If you were the mother of young lady within a fifty-mile radius of a submarine anchorage, a pool shooting, beer swilling, line handling, paint-chipping sonuvabitch did not look like a hot marriage prospect. The fair girls of Norfolk were more inclined toward lads who understood that a slide rule had more uses than to stir jungle punch in a galvanized bucket.
So if you were a red-blooded American North Atlantic bluejacket, you either had to consign yourself to monastical life of self-imposed celibacy, or dabble in the world of commercial lovemaking. It was either that, turn queer or start winking at furry critters.
That brings us to what I have always felt were the most misunderstood and wrongly stereotyped class of girls on earth The pierhead working girl.
I'm not talking about the organized crime whore, the pimp sponsored prostitute or the "My husband is in the Med" hobby whore. I'm talking about the barmaid or little gal from East Jeezus, North Carolina who dropped her bloomers for the brass Balboas it took to put together a down payment on a mobile home Gal who would toss in a freebie if your boat pulled in late Friday night when the disbursing office was closed until Monday The girls you gave all your money to before shoving off. Girls who knocked big dents in the lonely world of E-3 boatsailors.
"Hey sailor, how 'bout a fifteen dollar hobby horse ride?"
"Darlin' sounds' great Hell, I can get my laundry outta hock Tuesday."
They weren't fancy They sure as hell weren't sophisticated, but any history of the diesel boat service that didn't include their great contribution to America's Cold War victory would be chronically flawed by the ungrateful sin of omission And the author would be either a fellow who missed a wonderful part of service in submarines or a despicable hypocrite. They costumed themselves in plastic barets, black lace pop-up bras, high heels and fancy lace panties. They would give you a tantalizing peek-a-boo as a preview of coming attractions pre-release advertising known in the trade as a 'tantalizer'.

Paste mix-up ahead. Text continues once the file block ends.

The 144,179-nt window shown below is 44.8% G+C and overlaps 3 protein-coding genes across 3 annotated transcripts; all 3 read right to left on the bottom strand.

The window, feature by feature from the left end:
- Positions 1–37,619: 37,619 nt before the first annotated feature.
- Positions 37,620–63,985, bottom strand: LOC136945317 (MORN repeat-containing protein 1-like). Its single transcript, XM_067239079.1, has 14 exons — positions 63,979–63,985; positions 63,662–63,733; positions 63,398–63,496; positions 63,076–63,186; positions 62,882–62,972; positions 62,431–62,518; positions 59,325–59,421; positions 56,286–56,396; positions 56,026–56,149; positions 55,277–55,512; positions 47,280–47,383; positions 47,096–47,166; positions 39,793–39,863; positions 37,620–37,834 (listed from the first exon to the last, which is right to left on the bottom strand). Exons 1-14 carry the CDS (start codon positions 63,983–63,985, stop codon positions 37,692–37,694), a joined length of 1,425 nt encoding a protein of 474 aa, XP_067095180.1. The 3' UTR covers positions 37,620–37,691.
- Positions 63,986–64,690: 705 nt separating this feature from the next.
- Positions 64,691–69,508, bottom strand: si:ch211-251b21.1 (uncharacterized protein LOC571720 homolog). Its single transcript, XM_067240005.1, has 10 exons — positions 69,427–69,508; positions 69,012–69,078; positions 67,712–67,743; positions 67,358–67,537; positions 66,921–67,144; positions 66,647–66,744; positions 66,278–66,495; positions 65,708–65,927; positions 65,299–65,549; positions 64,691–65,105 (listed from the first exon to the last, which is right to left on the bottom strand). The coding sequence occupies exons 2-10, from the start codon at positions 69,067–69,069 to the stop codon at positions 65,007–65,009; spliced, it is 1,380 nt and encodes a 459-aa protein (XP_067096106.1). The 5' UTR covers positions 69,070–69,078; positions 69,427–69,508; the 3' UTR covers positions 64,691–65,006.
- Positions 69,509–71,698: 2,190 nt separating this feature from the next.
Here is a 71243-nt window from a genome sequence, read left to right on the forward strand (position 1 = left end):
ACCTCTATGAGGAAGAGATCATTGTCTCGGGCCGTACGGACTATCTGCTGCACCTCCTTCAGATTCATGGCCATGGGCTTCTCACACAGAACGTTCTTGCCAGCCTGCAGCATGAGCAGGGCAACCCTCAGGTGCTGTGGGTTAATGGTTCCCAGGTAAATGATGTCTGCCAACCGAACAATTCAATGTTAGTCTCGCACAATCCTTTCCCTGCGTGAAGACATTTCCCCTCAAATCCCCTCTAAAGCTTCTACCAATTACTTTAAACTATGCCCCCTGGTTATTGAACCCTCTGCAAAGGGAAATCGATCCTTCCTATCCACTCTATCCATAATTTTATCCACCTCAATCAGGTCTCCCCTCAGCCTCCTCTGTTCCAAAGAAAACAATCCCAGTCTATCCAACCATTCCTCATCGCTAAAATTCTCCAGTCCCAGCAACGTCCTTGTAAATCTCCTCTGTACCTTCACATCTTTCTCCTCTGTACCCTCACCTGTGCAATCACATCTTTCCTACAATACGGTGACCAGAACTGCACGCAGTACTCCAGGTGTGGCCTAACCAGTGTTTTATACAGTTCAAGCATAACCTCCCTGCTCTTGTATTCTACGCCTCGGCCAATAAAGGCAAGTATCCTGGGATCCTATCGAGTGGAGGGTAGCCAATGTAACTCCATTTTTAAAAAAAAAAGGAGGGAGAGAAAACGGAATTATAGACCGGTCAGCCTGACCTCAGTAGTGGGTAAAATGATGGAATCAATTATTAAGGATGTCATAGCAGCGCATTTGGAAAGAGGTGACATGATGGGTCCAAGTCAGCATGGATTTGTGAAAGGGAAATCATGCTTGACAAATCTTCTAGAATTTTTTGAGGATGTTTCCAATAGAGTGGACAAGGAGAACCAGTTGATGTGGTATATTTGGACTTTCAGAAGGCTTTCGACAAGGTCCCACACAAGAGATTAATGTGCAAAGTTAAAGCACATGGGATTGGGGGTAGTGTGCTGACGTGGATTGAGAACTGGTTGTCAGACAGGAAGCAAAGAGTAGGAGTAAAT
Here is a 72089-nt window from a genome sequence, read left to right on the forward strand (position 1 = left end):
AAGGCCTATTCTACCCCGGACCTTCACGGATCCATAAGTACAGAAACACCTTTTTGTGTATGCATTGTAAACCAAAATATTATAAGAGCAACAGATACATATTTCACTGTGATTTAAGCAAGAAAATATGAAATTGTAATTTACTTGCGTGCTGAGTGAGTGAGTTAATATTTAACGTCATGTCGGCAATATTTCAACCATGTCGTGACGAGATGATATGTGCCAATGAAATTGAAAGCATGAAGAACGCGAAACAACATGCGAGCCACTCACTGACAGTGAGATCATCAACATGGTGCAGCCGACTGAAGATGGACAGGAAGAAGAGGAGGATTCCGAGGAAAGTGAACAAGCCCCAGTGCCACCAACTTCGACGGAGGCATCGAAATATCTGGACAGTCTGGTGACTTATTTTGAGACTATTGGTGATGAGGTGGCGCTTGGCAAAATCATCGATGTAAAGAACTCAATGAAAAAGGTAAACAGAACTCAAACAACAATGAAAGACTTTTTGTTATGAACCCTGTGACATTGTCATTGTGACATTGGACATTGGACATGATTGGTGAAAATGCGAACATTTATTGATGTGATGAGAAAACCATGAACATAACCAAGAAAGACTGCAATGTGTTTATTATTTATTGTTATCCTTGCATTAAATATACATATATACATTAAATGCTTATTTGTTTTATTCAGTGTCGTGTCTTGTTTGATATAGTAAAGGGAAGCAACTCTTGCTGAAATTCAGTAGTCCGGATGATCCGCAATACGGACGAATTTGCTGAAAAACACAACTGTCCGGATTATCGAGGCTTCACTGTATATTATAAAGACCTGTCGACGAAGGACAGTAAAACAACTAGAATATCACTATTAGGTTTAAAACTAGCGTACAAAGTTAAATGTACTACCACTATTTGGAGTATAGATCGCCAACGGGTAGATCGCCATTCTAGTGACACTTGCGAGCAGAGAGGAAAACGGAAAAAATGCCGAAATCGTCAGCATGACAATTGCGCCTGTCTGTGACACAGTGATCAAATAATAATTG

We all remember them 'Peggy', 'Dixie', 'Tiger' and the rest. We bought 'em beer and gave 'em jukebox change. We told them our stories, patted their fannies and they took us in like stray cats.
We weren't the first. It went back a long time. An old World War II Torpedoman told me that in those days it was "Three dollars for three minutes" and you had to stand in line. In the ensuing years, the rates had gone up and you didn't have to stand in line. But cab fare and cash layout for the room and a hot shower, had worked their way into the equation.
They weren't old hardcase veterans who had become cynical, worn and heartless. They were bouncy-bouncy, full of life kids who truly liked idiots who rode submarines. Most of them left after they bankrolled whatever it was they were dropping their bloomers for. One gal announced that she had her tuition for "hairdressing school" and bought us a round, tossed a quarter in Bells' jukebox and kissed us goodbye.
"Hey Jack Did you ever run with her?"
"Yeah, she was different Used to finish you off then try'n sell you stuff outta 'n Avon catalog Some kind of scaly skin oil After shave that smelled like the inside of a French girls lingerie drawer And deodorant. Bought some of that damn deodorant Got my armpit hair all wrapped around the gahdam roller ball so I shot the sonuvabitch out the GDU."
"She seemed nice enough What was her name?"
"We just called her the Avon Lady The guys off the Runner called her Alice."
They were a part of it. They knocked the edge off of being a long way from folks who knew you or had any idea what you were up to. They taught you the value of human companionship. And if you were any part of a worthwhile man, you never forgot them and what it felt like to wrap your peacoat around one who came down to Pier 22 to tell you goodbye.
Ladies, I truly hope you got what you were looking for and that life has been as good for you as you made it for us. You were a piece of our screwball history.
Submarine professional ladies A very important part of After Battery history Maybe the best part.